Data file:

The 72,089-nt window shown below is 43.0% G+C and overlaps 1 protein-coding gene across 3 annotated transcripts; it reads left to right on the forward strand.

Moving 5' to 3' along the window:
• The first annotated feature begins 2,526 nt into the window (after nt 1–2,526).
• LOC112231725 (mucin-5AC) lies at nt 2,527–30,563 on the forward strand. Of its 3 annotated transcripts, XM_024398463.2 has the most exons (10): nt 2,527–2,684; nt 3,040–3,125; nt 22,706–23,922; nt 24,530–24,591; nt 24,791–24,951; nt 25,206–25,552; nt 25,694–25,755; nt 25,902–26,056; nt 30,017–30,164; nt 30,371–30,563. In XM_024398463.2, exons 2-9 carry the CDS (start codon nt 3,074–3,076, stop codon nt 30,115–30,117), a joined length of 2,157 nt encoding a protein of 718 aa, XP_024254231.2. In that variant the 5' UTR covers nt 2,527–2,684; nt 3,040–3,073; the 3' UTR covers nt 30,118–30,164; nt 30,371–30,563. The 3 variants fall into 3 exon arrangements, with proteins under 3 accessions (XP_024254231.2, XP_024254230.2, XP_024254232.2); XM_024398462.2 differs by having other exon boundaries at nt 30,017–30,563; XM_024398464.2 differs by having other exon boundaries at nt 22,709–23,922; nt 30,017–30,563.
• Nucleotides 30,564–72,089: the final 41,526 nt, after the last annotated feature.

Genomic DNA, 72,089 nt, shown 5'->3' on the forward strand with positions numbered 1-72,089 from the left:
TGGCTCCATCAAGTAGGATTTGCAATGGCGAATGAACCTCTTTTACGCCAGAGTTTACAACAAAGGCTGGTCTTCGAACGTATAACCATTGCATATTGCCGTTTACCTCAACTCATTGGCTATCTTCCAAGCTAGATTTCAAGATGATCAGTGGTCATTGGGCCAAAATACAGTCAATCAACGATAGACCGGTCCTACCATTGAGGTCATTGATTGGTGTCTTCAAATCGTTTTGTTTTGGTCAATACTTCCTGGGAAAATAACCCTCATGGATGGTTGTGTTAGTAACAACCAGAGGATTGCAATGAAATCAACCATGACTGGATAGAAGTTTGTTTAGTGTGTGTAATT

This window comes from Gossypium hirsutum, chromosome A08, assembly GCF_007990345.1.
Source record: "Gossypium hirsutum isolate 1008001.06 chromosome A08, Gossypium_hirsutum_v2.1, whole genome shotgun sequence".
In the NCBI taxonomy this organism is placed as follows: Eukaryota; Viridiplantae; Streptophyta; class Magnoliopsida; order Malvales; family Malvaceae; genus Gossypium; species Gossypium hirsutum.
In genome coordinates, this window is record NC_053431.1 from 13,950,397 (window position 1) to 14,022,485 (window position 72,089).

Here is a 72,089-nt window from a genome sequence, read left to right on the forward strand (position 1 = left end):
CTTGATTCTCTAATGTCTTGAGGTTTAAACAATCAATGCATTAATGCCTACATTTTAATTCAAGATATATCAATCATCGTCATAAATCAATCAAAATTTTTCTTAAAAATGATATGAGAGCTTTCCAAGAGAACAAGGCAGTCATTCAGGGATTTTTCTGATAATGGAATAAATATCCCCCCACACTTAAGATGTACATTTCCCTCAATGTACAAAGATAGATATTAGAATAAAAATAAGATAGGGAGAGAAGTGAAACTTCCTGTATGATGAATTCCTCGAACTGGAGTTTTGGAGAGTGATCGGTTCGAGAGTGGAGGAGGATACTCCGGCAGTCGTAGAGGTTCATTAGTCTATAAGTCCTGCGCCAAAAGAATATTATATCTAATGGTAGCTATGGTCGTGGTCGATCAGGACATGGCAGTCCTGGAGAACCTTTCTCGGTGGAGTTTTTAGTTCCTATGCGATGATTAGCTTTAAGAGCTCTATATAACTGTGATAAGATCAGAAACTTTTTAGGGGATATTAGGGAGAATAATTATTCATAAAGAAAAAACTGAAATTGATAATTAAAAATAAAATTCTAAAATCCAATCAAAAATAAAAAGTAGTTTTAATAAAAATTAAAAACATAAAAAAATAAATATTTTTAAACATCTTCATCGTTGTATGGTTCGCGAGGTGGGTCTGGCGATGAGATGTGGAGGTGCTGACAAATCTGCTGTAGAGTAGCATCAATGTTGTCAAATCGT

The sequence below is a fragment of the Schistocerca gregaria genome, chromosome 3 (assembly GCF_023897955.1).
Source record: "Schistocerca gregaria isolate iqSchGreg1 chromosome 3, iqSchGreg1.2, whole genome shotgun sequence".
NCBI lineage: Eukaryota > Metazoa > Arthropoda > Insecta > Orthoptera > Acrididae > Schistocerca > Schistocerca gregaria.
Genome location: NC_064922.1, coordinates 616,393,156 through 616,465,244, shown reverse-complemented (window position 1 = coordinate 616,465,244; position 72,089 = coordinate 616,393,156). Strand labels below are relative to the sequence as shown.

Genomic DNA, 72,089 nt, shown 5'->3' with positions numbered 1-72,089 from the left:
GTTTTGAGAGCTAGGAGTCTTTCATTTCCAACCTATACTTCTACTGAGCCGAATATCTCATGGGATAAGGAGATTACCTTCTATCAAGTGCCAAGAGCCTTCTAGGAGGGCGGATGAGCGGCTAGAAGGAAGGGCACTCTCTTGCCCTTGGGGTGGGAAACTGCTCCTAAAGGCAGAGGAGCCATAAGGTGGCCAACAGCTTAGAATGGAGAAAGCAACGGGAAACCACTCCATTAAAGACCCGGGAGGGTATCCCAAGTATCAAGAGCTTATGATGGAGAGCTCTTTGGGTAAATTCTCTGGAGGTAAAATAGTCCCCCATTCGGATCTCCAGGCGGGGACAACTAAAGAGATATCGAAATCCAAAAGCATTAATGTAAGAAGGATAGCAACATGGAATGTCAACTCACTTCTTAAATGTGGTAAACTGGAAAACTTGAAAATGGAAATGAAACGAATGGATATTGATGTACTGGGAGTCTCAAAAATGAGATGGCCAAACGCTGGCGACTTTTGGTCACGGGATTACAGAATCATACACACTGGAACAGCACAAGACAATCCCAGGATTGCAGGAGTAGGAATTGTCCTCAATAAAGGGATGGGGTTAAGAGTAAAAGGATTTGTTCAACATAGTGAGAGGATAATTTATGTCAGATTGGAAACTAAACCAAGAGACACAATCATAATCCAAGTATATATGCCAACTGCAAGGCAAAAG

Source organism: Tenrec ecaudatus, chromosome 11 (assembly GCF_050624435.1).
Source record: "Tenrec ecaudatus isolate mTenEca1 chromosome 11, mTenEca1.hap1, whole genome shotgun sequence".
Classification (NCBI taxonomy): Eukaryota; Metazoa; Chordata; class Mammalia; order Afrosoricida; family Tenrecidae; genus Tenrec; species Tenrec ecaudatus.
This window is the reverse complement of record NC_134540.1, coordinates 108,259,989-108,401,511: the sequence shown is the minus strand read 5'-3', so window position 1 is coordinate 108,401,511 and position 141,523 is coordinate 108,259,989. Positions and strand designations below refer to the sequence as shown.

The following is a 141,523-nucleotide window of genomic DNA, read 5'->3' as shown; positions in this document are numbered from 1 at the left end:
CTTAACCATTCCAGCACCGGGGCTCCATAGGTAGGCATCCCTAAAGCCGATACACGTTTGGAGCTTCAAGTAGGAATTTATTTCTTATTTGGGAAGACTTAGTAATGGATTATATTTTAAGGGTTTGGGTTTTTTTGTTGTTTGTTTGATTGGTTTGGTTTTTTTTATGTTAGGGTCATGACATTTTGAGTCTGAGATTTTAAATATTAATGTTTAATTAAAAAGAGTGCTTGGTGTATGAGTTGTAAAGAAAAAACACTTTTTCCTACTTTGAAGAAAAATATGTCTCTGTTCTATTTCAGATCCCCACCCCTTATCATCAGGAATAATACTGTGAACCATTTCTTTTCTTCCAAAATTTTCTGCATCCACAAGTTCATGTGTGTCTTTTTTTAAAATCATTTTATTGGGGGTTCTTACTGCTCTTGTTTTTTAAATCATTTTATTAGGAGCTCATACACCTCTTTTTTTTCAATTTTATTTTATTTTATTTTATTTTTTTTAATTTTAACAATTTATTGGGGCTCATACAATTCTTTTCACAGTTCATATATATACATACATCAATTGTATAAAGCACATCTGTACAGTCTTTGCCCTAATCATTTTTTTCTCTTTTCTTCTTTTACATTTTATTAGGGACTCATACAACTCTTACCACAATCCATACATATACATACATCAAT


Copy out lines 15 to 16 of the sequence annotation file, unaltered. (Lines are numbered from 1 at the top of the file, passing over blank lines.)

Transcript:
Source record: "Schistocerca gregaria isolate iqSchGreg1 chromosome 3, iqSchGreg1.2, whole genome shotgun sequence".
NCBI lineage: Eukaryota > Metazoa > Arthropoda > Insecta > Orthoptera > Acrididae > Schistocerca > Schistocerca gregaria.